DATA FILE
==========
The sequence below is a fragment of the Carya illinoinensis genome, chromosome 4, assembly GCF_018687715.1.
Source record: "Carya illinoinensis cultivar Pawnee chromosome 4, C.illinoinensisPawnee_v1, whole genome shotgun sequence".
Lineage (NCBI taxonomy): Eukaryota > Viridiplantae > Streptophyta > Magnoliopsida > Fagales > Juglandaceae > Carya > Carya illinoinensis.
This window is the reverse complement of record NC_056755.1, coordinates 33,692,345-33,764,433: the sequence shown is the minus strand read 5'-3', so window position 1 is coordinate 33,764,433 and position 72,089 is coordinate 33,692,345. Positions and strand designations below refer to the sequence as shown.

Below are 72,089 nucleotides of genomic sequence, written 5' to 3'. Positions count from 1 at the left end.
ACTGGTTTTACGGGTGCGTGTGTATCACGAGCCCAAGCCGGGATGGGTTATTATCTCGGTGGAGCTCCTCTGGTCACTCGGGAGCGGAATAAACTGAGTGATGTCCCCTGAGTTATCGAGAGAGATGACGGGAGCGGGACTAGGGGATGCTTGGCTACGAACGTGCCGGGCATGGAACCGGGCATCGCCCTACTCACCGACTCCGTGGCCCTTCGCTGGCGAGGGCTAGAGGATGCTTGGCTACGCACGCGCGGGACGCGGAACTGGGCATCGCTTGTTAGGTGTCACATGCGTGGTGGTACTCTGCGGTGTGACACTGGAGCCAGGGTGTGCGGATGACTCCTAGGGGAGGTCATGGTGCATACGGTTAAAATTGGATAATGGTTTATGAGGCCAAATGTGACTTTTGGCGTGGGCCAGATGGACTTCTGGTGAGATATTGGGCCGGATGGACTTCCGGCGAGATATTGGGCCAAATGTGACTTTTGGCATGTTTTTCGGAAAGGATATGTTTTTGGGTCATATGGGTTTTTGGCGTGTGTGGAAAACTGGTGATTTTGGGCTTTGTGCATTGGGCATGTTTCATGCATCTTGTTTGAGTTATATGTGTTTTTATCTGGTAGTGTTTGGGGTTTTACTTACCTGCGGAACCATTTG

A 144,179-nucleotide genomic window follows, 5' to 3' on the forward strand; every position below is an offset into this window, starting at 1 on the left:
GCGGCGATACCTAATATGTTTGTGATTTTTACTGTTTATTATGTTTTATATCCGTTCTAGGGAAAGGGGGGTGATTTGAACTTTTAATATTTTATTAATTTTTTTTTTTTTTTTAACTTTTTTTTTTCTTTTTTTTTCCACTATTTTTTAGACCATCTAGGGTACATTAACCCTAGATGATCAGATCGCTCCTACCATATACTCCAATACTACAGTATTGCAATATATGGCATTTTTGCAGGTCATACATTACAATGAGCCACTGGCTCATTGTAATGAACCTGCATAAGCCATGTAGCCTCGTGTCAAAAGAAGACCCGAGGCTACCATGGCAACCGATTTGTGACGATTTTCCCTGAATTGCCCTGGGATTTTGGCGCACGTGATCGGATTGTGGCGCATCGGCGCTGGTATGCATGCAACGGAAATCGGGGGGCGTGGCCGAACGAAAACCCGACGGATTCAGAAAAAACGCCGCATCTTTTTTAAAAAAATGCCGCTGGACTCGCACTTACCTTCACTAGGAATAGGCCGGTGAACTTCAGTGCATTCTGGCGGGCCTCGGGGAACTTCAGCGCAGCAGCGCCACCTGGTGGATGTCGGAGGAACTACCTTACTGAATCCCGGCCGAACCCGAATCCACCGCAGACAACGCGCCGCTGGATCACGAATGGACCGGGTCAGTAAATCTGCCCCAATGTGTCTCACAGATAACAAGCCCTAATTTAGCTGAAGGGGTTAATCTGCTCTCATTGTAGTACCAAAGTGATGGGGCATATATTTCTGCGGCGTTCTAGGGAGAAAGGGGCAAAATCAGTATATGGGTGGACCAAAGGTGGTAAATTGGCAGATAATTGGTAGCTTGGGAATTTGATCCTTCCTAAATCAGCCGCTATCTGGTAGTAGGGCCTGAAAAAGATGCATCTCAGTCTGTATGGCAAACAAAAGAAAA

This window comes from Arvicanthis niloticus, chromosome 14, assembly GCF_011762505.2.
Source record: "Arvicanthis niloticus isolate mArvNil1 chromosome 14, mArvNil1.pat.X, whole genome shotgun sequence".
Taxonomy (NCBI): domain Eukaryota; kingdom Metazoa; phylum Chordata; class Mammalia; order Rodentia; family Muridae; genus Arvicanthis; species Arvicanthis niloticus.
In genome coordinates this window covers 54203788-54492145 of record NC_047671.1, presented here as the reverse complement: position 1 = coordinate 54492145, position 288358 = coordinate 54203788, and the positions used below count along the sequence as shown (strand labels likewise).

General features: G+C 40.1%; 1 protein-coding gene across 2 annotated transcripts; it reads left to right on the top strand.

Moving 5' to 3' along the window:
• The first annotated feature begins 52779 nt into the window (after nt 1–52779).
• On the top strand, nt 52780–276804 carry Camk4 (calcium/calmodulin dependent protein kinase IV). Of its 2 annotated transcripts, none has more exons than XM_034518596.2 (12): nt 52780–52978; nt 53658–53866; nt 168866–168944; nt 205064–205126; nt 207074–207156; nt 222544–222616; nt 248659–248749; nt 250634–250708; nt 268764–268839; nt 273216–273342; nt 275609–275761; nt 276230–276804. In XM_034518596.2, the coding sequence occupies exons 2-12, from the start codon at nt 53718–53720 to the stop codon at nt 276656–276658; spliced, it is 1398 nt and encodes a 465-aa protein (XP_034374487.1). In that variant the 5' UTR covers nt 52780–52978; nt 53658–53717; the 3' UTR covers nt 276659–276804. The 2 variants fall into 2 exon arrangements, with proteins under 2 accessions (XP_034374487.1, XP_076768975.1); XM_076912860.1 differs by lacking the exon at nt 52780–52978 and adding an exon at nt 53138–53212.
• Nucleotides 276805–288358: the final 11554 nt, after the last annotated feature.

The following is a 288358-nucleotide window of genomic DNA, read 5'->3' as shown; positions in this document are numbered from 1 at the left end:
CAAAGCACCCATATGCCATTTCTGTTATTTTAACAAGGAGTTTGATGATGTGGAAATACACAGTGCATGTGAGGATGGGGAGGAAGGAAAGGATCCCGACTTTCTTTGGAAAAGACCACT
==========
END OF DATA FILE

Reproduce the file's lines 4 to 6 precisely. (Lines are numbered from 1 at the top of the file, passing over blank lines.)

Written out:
This window is the reverse complement of record NC_056755.1, coordinates 33,692,345-33,764,433: the sequence shown is the minus strand read 5'-3', so window position 1 is coordinate 33,764,433 and position 72,089 is coordinate 33,692,345. Positions and strand designations below refer to the sequence as shown.

Below are 72,089 nucleotides of genomic sequence, written 5' to 3'. Positions count from 1 at the left end.
ACTGGTTTTACGGGTGCGTGTGTATCACGAGCCCAAGCCGGGATGGGTTATTATCTCGGTGGAGCTCCTCTGGTCACTCGGGAGCGGAATAAACTGAGTGATGTCCCCTGAGTTATCGAGAGAGATGACGGGAGCGGGACTAGGGGATGCTTGGCTACGAACGTGCCGGGCATGGAACCGGGCATCGCCCTACTCACCGACTCCGTGGCCCTTCGCTGGCGAGGGCTAGAGGATGCTTGGCTACGCACGCGCGGGACGCGGAACTGGGCATCGCTTGTTAGGTGTCACATGCGTGGTGGTACTCTGCGGTGTGACACTGGAGCCAGGGTGTGCGGATGACTCCTAGGGGAGGTCATGGTGCATACGGTTAAAATTGGATAATGGTTTATGAGGCCAAATGTGACTTTTGGCGTGGGCCAGATGGACTTCTGGTGAGATATTGGGCCGGATGGACTTCCGGCGAGATATTGGGCCAAATGTGACTTTTGGCATGTTTTTCGGAAAGGATATGTTTTTGGGTCATATGGGTTTTTGGCGTGTGTGGAAAACTGGTGATTTTGGGCTTTGTGCATTGGGCATGTTTCATGCATCTTGTTTGAGTTATATGTGTTTTTATCTGGTAGTGTTTGGGGTTTTACTTACCTGCGGAACCATTTG